Tuesday, June 10, 2008

"Our Fading Civility"

I have shared quotes from the 3 previous chapters of this book I've been reading called, "Standing for Something." You can click on the label with that title to view the other chapters. Today I am sharing from Chapter 4 - "Our Fading Civility." This chapter is intriguing to me because it doesn't take a genius to see how much we are losing simple common courtesy and gentle behavior in our society and throughout the world.
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Alicia

These are the quotes I'd like to share today. All of the below are from President Gordon B. Hinckley:

"It is not enough just to be good. We must be good for something. We must contribute good to the world. The world must be a better place for our presence. And the good that is in us must be spread to others. This is the measure of our civility."

"Civility is the root of the word civilization. It carries with it the essence of courtesy, politeness, and consideration of others. How very much of it we have lost in our contemporary society! All of the education and accomplishments in the world will not count for much unless they are accompanied by marks of gentility, of respect for others, of serving as a good Samaritan, of being men and women who look beyond our own selfish interests to the good of others."

"This is the essence of civility - to extend, without price, a helping or lifting hand to those in need; to anxiously look for ways to strengthen those who may have less than we do."

"We are sons and daughters of God, each a member of the divine family. As surely as He is our Father, we are all brothers and sisters. We simply must work unitedly to remove from our hearts and to drive from our society all elements of hatred, bigotry, racism, and other divisive actions and words that limit a person's ability to progress, learn , and be fully accepted. Snide remarks or racial slurs, hateful epithets, malicious gossip, and mean and vicious rumormongering have no place among us."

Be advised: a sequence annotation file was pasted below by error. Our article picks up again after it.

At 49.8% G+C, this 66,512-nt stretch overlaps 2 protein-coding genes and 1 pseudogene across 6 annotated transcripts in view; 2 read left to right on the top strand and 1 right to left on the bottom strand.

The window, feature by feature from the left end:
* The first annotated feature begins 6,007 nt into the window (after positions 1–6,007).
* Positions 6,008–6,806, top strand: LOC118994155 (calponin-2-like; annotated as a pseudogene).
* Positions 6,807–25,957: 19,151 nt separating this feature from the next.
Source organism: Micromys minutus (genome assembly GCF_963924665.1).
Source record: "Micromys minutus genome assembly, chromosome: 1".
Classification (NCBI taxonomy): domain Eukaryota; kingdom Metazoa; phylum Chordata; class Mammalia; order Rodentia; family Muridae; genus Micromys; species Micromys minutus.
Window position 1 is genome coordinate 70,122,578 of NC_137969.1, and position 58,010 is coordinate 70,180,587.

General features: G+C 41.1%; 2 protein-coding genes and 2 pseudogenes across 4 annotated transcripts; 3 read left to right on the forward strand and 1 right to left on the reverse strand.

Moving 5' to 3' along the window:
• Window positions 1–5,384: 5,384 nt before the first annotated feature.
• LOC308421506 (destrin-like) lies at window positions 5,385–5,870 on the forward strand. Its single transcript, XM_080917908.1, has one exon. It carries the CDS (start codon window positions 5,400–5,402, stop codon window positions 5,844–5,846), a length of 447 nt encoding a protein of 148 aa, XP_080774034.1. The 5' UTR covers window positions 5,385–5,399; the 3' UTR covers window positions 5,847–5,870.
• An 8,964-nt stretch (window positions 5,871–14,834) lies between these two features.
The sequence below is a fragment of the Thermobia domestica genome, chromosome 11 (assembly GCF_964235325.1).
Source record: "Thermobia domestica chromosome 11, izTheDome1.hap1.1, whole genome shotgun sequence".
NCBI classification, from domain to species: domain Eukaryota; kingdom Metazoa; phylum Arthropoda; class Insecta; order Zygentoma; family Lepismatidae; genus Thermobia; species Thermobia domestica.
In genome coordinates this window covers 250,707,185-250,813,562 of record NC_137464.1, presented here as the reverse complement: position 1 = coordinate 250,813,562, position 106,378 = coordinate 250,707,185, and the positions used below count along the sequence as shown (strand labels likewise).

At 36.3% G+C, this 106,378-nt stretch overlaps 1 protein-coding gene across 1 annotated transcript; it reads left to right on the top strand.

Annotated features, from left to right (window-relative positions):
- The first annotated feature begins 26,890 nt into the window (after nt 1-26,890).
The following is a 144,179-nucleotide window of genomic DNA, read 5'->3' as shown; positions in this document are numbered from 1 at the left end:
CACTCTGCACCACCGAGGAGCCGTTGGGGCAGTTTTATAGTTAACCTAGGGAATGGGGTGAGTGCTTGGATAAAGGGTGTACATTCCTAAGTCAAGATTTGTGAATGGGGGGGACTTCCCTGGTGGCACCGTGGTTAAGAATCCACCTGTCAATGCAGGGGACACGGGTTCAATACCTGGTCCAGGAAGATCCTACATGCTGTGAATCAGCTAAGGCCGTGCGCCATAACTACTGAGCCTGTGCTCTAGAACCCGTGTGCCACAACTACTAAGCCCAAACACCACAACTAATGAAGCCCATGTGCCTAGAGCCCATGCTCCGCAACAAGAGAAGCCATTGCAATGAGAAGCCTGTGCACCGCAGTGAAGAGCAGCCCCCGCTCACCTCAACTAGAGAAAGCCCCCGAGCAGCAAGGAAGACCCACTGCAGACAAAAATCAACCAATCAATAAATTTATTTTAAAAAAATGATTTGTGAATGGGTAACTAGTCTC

"None of us needs someone who only points out our areas of weakness and the ways in which we have fallen short. We need someone who encourages us to go forward, to try again, to reach a little higher this time. Excellence is difficult to achieve in a vacuum."

"Imagine how our own families, let alone the world, would change if we vowed to keep faith with one another, strengthen one another, look for and accentuate the virtues in one another, and speak graciously concerning one another. Imagine the cumulative effect if we treated each other with respect and acceptance, if we willingly provided support. Such interactions practiced on a small scale would surely have a rippling effect throughout our homes and communities and, eventually, society at large."

"There are few things more delightful than participating in a conversation with bright and happy people who have something to say, whose dialogue is witty, scintillating, and punctuated not only by good humor but by thoughtful dialogue about serious and important topics.... There is plenty of humor in the world without resorting to dirty jokes or uncouth language."

"Generally speaking, the most miserable people I know are those who are obsessed with themselves. By and large, if we complain about life, it is because we are thinking only of ourselves. For many years, there was a sign on the wall of a shoe shop I patronized that read: 'I complained because I had no shoes until I saw a man who had no feet.' The most effective medicine for the sickness of self-pity is to lose ourselves in the service of others."

"I don't suppose that many of us will be remembered a thousand years from now. But in this world so filled with problems, so constantly threatened by dark and evil challenges, we can and must rise above mediocrity, above indifference. We can become involved and speak with a strong voice for that which is right and good, and we can lend our efforts and our resources to helping those who have been saddled with handicaps and burdens."

"Caring for others, seeing and reaching beyond our own wants and comforts, cultivating kindness and gentility toward others from all of life's situations and circumstances - these are of the essence of civility, a virtue to be admired, a virtue to be acquired."


- All of the above are quoted from the book by President Gordon B. Hinckley, "Standing for Something."

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